Wednesday, January 14, 2009

Avoiding Collisions

I have only been tagging Ole Dangerous around about five years. So, I have to believe him when he tells me that back country traffic has increased. Supposedly, 30 years ago he wandered the Escalante River and rarely saw another rider or hiker. He tells me that he was pushed off the Uinta National Forest by ATVs and bikes. According to him, you can hear an ATV coming, but you don't want to meet a biker coming down a steep grade looking at his front tire with his ear phones plugged in. I have been there when he's explained to mountain bikers that having an 1,100 lb. horse land on them doesn't usually end well. I don't help a lot, but who can blame a sheep dog for joining in the action. Barking at fast moving ATVs and bikes is fun, and when you throw in a lunging, bucking horse it's even more exciting. Horse and rider usually survive, but the bike and rider don't. Most mountain bikers ignore Dangerous' appeals and pedal on after plugging their ear phones back in. Fortunately, the High Plateau has lots of steep, rocky trails that discourage potential conflict with wheeled travelers.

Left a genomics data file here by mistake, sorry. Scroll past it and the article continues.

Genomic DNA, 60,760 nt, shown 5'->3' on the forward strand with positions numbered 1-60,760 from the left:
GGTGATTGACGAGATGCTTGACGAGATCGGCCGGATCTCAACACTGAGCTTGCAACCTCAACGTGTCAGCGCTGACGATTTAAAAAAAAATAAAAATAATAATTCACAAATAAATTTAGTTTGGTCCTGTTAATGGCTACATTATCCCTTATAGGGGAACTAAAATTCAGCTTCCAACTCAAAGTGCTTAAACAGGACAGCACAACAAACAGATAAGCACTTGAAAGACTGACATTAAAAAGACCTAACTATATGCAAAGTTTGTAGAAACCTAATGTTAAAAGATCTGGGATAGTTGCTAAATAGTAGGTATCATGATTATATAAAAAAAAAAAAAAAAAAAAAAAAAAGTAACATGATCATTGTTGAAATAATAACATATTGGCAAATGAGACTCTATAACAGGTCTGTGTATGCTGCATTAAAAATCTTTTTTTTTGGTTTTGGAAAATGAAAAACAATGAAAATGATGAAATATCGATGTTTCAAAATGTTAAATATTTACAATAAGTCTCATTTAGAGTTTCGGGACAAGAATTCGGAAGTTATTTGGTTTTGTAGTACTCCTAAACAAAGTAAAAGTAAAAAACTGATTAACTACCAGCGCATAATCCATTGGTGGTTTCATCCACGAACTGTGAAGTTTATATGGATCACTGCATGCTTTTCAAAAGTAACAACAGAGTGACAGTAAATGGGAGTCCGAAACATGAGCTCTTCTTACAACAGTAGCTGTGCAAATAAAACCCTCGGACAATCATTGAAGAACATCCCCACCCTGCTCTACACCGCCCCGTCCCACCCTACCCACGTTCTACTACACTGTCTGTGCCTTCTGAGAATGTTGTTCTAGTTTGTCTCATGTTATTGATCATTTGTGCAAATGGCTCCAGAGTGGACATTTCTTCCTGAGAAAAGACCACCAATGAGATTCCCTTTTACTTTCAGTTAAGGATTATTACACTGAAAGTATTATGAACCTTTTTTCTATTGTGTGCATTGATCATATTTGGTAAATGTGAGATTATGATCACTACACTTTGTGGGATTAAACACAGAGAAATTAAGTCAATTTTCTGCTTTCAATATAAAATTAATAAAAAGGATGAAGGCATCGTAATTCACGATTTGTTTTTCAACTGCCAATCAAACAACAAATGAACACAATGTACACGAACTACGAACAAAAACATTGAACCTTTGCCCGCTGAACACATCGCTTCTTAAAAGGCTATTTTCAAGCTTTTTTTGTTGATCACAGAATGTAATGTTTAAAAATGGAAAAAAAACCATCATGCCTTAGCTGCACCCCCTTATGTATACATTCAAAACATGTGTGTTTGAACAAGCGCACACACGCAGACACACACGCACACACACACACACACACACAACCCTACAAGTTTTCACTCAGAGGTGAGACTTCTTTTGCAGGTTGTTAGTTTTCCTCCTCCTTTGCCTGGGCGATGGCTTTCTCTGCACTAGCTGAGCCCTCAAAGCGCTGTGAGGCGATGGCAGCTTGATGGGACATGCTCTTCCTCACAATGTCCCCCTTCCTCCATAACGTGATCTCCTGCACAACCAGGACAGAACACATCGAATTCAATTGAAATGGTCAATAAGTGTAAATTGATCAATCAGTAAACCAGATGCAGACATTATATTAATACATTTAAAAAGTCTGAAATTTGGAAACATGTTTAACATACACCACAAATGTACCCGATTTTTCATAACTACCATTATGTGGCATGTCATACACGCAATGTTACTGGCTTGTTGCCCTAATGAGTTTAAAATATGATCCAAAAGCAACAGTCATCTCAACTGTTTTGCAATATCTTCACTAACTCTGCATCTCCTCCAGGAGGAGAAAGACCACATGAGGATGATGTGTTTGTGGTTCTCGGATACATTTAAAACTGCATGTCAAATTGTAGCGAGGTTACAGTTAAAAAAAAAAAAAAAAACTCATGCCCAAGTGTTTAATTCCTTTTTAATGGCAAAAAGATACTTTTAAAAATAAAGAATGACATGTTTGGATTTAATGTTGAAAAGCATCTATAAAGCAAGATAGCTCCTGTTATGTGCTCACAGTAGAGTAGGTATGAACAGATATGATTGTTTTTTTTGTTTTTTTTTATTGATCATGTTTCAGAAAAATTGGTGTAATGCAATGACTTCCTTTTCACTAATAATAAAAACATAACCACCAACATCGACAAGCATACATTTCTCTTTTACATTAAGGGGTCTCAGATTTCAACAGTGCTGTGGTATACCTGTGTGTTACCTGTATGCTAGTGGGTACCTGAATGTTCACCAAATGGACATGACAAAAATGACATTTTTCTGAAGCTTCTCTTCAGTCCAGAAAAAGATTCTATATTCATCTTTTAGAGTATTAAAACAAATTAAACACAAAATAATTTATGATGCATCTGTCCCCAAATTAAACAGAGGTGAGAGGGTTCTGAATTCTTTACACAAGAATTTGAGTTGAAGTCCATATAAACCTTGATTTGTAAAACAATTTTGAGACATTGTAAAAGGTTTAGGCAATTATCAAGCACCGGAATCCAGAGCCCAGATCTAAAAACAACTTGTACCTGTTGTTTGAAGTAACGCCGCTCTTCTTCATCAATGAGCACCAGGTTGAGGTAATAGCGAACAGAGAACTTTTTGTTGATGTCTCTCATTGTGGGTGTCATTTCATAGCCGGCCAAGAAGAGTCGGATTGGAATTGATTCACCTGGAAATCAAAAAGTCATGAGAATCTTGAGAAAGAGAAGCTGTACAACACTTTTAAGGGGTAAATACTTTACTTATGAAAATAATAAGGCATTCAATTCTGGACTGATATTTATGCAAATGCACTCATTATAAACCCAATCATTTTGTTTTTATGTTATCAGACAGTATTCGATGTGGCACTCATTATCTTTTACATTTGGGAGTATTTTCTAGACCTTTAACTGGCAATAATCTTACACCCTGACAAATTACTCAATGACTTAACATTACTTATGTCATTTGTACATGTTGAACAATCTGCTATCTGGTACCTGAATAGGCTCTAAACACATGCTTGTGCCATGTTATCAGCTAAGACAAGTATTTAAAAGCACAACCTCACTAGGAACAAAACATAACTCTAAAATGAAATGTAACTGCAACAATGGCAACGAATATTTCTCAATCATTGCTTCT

I am not sure what the answer is, but Ole Dangerous can't retreat much further. The High Plateau is probably his last stand. Dangerous tells me that he frequently hears conflicting groups say, "...can't we all just get along." I am not sure that's possible. Maybe those who pursue the quiet sports like biking, hiking, and horse riding can work something out, but it will require improved communications and trail manners. It's really hard to explain to someone on an ATV or motorcycle that you don't want to eat their dust or listen to their noise. You especially don't want to look at the four foot wide swaths cut across the landscape that they call "trails." If you have some answers, let me know. I might be able to calm Ole Dangerous down, and pass your suggestions along to others.

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